I used to think "those poor people, how can they believe that?"  Then I examined it for myself instead of listening to what others had to say.   And that has made all the difference.

Mar 6, 2013

The "if" of Temptation

Lent is a season of reflection and a time to consider our life in God.  It's the time that leads up to Jesus going to the cross for us - His act of rescue for us all.  It's a time to reflect on our identity in Christ and the gift of forgiveness and new life that He's earned for us.  One reason among others, that His rescue ultimately happened is because He denied temptation and sin.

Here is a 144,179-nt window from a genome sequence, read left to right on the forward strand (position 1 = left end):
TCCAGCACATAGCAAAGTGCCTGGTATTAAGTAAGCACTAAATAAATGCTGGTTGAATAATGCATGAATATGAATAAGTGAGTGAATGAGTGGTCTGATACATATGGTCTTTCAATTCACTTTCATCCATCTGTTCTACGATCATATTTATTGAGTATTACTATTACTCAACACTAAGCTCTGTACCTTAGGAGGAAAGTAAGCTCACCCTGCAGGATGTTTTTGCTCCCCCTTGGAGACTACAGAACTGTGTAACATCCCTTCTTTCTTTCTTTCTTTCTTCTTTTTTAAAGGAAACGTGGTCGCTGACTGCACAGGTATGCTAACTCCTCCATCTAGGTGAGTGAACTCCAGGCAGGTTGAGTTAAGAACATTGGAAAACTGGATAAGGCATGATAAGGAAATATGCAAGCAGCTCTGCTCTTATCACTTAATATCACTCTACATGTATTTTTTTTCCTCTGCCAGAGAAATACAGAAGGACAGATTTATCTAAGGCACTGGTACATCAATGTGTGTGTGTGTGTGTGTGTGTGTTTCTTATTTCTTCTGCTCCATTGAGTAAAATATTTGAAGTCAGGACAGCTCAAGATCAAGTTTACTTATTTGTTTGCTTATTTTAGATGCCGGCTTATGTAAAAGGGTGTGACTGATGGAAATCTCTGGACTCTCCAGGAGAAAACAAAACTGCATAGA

In the gospel of Luke, chapter 4, Jesus we are told, is tempted by the devil.  This is shortly before Jesus will begin His public ministry.  In a sense, the temptation is a winnowing of His fitness for His role in leadership and His obedience as savior.  Temptation is common to all of us, and it is particularly noteworthy for leaders.  How we stand up to temptation is an important matter in how we will lead other people toward God and not toward ourselves.  This is the essential difference between Christian leadership and secular leadership.  Our call is to lead people to God when the temptations around us are regularly seeking to speak to the deficits in our souls, trying to convince us to lead people to us, to ourselves, to "see how great we are."